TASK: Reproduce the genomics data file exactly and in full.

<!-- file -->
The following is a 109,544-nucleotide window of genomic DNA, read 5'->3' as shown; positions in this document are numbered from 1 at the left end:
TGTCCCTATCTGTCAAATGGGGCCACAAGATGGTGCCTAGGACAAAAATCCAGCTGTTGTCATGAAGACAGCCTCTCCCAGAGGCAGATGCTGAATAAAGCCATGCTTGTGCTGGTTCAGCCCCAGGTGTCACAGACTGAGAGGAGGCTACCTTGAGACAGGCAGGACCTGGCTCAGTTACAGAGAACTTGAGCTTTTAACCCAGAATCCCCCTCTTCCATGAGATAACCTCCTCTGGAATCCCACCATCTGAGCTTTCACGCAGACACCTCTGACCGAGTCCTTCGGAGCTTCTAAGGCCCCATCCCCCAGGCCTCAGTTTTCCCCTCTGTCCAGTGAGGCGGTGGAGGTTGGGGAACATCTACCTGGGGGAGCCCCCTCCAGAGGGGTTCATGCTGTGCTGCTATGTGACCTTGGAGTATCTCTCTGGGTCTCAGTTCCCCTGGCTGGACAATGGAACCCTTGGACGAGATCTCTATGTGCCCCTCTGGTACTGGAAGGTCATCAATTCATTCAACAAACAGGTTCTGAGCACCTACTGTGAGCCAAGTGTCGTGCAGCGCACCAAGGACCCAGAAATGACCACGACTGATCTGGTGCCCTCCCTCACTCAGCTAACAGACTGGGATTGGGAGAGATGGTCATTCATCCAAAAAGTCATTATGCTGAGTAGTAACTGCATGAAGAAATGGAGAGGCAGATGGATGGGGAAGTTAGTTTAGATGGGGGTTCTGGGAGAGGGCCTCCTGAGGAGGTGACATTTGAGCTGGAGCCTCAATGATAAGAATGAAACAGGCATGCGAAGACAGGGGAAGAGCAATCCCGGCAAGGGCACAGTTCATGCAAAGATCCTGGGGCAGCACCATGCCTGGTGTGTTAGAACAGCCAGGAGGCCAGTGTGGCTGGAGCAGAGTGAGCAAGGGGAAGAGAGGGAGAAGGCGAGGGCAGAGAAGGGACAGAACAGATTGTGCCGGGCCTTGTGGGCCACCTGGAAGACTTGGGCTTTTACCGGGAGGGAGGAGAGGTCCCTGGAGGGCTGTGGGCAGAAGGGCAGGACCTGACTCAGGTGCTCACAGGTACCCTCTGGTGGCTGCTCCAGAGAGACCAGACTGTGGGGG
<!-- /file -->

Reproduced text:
The following is a 109,544-nucleotide window of genomic DNA, read 5'->3' as shown; positions in this document are numbered from 1 at the left end:
TGTCCCTATCTGTCAAATGGGGCCACAAGATGGTGCCTAGGACAAAAATCCAGCTGTTGTCATGAAGACAGCCTCTCCCAGAGGCAGATGCTGAATAAAGCCATGCTTGTGCTGGTTCAGCCCCAGGTGTCACAGACTGAGAGGAGGCTACCTTGAGACAGGCAGGACCTGGCTCAGTTACAGAGAACTTGAGCTTTTAACCCAGAATCCCCCTCTTCCATGAGATAACCTCCTCTGGAATCCCACCATCTGAGCTTTCACGCAGACACCTCTGACCGAGTCCTTCGGAGCTTCTAAGGCCCCATCCCCCAGGCCTCAGTTTTCCCCTCTGTCCAGTGAGGCGGTGGAGGTTGGGGAACATCTACCTGGGGGAGCCCCCTCCAGAGGGGTTCATGCTGTGCTGCTATGTGACCTTGGAGTATCTCTCTGGGTCTCAGTTCCCCTGGCTGGACAATGGAACCCTTGGACGAGATCTCTATGTGCCCCTCTGGTACTGGAAGGTCATCAATTCATTCAACAAACAGGTTCTGAGCACCTACTGTGAGCCAAGTGTCGTGCAGCGCACCAAGGACCCAGAAATGACCACGACTGATCTGGTGCCCTCCCTCACTCAGCTAACAGACTGGGATTGGGAGAGATGGTCATTCATCCAAAAAGTCATTATGCTGAGTAGTAACTGCATGAAGAAATGGAGAGGCAGATGGATGGGGAAGTTAGTTTAGATGGGGGTTCTGGGAGAGGGCCTCCTGAGGAGGTGACATTTGAGCTGGAGCCTCAATGATAAGAATGAAACAGGCATGCGAAGACAGGGGAAGAGCAATCCCGGCAAGGGCACAGTTCATGCAAAGATCCTGGGGCAGCACCATGCCTGGTGTGTTAGAACAGCCAGGAGGCCAGTGTGGCTGGAGCAGAGTGAGCAAGGGGAAGAGAGGGAGAAGGCGAGGGCAGAGAAGGGACAGAACAGATTGTGCCGGGCCTTGTGGGCCACCTGGAAGACTTGGGCTTTTACCGGGAGGGAGGAGAGGTCCCTGGAGGGCTGTGGGCAGAAGGGCAGGACCTGACTCAGGTGCTCACAGGTACCCTCTGGTGGCTGCTCCAGAGAGACCAGACTGTGGGGG